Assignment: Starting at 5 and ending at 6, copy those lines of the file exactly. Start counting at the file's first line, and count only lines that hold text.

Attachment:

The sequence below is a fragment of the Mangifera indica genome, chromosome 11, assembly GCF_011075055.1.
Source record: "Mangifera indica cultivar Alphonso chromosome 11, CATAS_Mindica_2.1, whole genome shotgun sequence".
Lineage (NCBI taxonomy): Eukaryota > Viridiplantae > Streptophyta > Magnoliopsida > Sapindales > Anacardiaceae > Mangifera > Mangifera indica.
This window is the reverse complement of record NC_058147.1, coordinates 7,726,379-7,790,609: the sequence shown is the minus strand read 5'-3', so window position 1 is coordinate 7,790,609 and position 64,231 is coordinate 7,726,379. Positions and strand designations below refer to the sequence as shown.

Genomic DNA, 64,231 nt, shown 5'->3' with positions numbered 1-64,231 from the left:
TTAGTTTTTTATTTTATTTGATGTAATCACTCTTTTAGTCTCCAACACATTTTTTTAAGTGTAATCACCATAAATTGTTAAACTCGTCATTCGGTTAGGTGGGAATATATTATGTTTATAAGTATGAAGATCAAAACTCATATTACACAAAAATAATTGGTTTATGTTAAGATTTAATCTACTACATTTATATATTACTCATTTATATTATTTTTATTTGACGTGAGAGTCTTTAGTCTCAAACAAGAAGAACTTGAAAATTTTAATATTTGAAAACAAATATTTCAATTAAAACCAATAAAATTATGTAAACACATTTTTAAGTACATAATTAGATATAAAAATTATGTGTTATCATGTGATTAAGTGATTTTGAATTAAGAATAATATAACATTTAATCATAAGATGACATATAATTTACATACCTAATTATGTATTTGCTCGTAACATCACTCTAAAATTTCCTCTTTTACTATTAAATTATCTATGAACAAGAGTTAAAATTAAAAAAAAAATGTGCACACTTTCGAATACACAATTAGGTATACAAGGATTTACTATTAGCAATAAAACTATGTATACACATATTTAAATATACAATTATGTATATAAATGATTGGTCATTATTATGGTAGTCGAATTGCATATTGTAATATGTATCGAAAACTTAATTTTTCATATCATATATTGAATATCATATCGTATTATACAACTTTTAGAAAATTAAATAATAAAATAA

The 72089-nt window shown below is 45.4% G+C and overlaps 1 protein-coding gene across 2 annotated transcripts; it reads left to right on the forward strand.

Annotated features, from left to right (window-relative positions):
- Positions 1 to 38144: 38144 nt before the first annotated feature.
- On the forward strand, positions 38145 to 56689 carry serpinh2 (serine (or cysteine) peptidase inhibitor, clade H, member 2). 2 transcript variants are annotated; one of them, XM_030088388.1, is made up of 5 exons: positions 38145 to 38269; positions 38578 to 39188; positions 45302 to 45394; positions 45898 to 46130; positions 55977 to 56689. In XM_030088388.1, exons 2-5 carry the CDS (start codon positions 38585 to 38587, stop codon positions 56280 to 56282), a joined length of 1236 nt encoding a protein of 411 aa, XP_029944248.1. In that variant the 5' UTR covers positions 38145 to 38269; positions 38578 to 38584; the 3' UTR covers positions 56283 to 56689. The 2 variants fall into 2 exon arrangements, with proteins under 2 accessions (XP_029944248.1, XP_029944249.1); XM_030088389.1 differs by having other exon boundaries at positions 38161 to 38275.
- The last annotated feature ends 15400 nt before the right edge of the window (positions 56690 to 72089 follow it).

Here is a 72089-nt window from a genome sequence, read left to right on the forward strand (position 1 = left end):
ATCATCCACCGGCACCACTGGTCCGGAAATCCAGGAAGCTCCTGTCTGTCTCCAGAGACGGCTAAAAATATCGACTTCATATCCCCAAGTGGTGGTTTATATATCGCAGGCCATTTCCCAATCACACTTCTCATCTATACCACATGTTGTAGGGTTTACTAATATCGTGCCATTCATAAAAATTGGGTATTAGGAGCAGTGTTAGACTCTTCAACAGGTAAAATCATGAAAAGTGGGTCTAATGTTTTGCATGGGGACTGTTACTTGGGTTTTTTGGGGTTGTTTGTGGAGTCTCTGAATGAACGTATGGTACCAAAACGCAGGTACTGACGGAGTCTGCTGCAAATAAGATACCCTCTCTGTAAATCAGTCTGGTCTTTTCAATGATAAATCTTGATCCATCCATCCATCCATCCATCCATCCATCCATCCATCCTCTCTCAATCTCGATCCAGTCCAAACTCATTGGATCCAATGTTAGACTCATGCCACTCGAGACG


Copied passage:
Genomic DNA, 64,231 nt, shown 5'->3' with positions numbered 1-64,231 from the left:
TTAGTTTTTTATTTTATTTGATGTAATCACTCTTTTAGTCTCCAACACATTTTTTTAAGTGTAATCACCATAAATTGTTAAACTCGTCATTCGGTTAGGTGGGAATATATTATGTTTATAAGTATGAAGATCAAAACTCATATTACACAAAAATAATTGGTTTATGTTAAGATTTAATCTACTACATTTATATATTACTCATTTATATTATTTTTATTTGACGTGAGAGTCTTTAGTCTCAAACAAGAAGAACTTGAAAATTTTAATATTTGAAAACAAATATTTCAATTAAAACCAATAAAATTATGTAAACACATTTTTAAGTACATAATTAGATATAAAAATTATGTGTTATCATGTGATTAAGTGATTTTGAATTAAGAATAATATAACATTTAATCATAAGATGACATATAATTTACATACCTAATTATGTATTTGCTCGTAACATCACTCTAAAATTTCCTCTTTTACTATTAAATTATCTATGAACAAGAGTTAAAATTAAAAAAAAAATGTGCACACTTTCGAATACACAATTAGGTATACAAGGATTTACTATTAGCAATAAAACTATGTATACACATATTTAAATATACAATTATGTATATAAATGATTGGTCATTATTATGGTAGTCGAATTGCATATTGTAATATGTATCGAAAACTTAATTTTTCATATCATATATTGAATATCATATCGTATTATACAACTTTTAGAAAATTAAATAATAAAATAA